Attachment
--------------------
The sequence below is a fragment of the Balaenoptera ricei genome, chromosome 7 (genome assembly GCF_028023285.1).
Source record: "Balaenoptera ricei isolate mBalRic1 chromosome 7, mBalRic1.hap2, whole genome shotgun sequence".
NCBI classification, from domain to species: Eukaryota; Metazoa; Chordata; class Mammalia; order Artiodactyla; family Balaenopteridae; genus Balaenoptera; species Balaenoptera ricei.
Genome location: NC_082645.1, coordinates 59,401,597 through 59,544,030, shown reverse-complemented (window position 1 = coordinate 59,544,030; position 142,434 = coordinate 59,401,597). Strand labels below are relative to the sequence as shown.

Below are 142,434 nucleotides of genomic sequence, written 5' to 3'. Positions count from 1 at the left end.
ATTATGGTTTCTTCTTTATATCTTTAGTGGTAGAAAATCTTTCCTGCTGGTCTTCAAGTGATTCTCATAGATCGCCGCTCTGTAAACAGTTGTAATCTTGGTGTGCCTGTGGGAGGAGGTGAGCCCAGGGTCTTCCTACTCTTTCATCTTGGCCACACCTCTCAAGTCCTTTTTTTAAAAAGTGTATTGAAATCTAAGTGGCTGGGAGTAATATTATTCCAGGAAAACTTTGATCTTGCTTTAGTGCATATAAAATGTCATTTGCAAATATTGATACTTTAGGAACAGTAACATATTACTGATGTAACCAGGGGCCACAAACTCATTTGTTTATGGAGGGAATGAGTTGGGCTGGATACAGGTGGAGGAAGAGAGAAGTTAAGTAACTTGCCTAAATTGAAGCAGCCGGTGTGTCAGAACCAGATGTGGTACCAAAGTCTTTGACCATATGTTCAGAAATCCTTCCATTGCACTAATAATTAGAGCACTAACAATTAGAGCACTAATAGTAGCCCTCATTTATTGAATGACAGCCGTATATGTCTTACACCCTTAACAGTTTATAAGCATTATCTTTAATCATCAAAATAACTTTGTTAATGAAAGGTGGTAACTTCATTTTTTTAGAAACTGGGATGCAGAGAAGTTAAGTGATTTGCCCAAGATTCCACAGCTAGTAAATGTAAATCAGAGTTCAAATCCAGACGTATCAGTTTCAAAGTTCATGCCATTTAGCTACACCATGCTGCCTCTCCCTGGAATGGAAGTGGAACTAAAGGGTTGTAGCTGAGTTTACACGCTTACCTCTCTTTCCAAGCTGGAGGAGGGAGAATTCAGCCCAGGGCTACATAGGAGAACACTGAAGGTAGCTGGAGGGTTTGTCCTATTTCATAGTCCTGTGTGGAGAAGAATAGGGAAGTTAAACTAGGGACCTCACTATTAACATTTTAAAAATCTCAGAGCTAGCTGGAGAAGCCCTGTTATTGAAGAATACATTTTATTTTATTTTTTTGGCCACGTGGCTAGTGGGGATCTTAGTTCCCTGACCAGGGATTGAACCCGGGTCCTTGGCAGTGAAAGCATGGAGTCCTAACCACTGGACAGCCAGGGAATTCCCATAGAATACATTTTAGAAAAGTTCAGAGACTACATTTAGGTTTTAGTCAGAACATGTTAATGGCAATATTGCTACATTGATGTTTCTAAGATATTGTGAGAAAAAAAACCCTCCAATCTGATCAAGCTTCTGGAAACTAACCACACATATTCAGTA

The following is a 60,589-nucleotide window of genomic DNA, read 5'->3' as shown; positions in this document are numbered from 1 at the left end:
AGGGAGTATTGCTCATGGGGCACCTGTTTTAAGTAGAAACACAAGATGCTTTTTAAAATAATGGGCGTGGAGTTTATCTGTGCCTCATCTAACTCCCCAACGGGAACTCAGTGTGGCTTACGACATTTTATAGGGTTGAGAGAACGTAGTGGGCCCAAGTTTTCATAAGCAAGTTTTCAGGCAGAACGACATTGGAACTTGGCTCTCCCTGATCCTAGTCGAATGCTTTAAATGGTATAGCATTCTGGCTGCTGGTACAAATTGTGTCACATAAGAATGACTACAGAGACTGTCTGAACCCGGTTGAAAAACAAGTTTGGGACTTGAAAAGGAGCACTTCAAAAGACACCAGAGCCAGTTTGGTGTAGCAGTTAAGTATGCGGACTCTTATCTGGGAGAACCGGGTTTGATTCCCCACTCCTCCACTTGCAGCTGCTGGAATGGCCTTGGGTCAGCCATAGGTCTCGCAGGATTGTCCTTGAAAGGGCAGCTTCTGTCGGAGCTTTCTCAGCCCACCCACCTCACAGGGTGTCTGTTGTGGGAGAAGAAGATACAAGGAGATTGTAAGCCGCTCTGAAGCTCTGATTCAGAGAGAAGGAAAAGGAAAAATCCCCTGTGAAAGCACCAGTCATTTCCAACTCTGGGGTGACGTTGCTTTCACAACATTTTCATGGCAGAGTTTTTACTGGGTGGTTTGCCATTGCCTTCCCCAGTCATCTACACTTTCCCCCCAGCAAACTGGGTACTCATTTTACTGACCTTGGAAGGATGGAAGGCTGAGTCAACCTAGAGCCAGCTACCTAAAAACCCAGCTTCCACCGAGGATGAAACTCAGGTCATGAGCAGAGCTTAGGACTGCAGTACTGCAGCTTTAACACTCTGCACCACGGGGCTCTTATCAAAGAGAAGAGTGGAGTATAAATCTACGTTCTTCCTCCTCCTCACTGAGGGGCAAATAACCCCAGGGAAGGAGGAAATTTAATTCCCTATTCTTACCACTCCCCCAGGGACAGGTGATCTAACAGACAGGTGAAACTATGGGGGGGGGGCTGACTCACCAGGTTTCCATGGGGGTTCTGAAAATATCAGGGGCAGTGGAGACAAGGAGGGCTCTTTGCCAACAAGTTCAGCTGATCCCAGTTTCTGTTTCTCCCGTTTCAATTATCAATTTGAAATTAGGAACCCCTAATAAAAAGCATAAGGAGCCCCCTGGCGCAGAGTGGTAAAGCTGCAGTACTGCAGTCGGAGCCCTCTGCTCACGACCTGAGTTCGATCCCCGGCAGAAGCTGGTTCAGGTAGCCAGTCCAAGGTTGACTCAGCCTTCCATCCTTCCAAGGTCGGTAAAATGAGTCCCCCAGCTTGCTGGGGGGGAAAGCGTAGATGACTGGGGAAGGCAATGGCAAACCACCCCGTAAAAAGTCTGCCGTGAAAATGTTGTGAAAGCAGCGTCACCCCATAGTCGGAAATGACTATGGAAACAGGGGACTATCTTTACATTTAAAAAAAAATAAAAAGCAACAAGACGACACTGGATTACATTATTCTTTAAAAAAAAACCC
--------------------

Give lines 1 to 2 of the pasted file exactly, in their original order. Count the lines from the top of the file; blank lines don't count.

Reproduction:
The sequence below is a fragment of the Balaenoptera ricei genome, chromosome 7 (genome assembly GCF_028023285.1).
Source record: "Balaenoptera ricei isolate mBalRic1 chromosome 7, mBalRic1.hap2, whole genome shotgun sequence".